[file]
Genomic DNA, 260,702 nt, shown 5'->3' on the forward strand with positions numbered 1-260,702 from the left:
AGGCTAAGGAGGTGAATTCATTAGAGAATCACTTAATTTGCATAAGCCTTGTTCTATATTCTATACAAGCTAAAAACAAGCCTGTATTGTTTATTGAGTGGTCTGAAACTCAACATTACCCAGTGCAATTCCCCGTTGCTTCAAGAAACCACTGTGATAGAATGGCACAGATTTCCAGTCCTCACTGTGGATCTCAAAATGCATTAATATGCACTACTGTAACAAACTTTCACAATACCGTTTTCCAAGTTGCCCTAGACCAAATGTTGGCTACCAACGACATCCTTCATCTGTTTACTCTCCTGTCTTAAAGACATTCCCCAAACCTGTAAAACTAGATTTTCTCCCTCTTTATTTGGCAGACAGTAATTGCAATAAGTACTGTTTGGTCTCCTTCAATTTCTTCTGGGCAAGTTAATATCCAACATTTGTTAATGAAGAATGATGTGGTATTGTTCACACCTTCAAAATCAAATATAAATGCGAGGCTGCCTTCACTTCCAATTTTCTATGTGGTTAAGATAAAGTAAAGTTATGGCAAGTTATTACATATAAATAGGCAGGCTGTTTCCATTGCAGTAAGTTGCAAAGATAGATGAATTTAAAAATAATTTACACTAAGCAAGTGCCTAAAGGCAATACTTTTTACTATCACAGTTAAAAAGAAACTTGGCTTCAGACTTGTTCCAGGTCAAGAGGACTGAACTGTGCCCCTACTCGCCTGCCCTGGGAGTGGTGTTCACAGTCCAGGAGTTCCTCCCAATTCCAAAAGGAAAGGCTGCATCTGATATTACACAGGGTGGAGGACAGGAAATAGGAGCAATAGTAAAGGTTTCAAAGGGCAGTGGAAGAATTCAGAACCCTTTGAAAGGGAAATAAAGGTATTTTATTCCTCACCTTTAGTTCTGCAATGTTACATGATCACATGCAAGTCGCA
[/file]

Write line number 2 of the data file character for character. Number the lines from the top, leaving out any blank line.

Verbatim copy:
AGGCTAAGGAGGTGAATTCATTAGAGAATCACTTAATTTGCATAAGCCTTGTTCTATATTCTATACAAGCTAAAAACAAGCCTGTATTGTTTATTGAGTGGTCTGAAACTCAACATTACCCAGTGCAATTCCCCGTTGCTTCAAGAAACCACTGTGATAGAATGGCACAGATTTCCAGTCCTCACTGTGGATCTCAAAATGCATTAATATGCACTACTGTAACAAACTTTCACAATACCGTTTTCCAAGTTGCCCTAGACCAAATGTTGGCTACCAACGACATCCTTCATCTGTTTACTCTCCTGTCTTAAAGACATTCCCCAAACCTGTAAAACTAGATTTTCTCCCTCTTTATTTGGCAGACAGTAATTGCAATAAGTACTGTTTGGTCTCCTTCAATTTCTTCTGGGCAAGTTAATATCCAACATTTGTTAATGAAGAATGATGTGGTATTGTTCACACCTTCAAAATCAAATATAAATGCGAGGCTGCCTTCACTTCCAATTTTCTATGTGGTTAAGATAAAGTAAAGTTATGGCAAGTTATTACATATAAATAGGCAGGCTGTTTCCATTGCAGTAAGTTGCAAAGATAGATGAATTTAAAAATAATTTACACTAAGCAAGTGCCTAAAGGCAATACTTTTTACTATCACAGTTAAAAAGAAACTTGGCTTCAGACTTGTTCCAGGTCAAGAGGACTGAACTGTGCCCCTACTCGCCTGCCCTGGGAGTGGTGTTCACAGTCCAGGAGTTCCTCCCAATTCCAAAAGGAAAGGCTGCATCTGATATTACACAGGGTGGAGGACAGGAAATAGGAGCAATAGTAAAGGTTTCAAAGGGCAGTGGAAGAATTCAGAACCCTTTGAAAGGGAAATAAAGGTATTTTATTCCTCACCTTTAGTTCTGCAATGTTACATGATCACATGCAAGTCGCA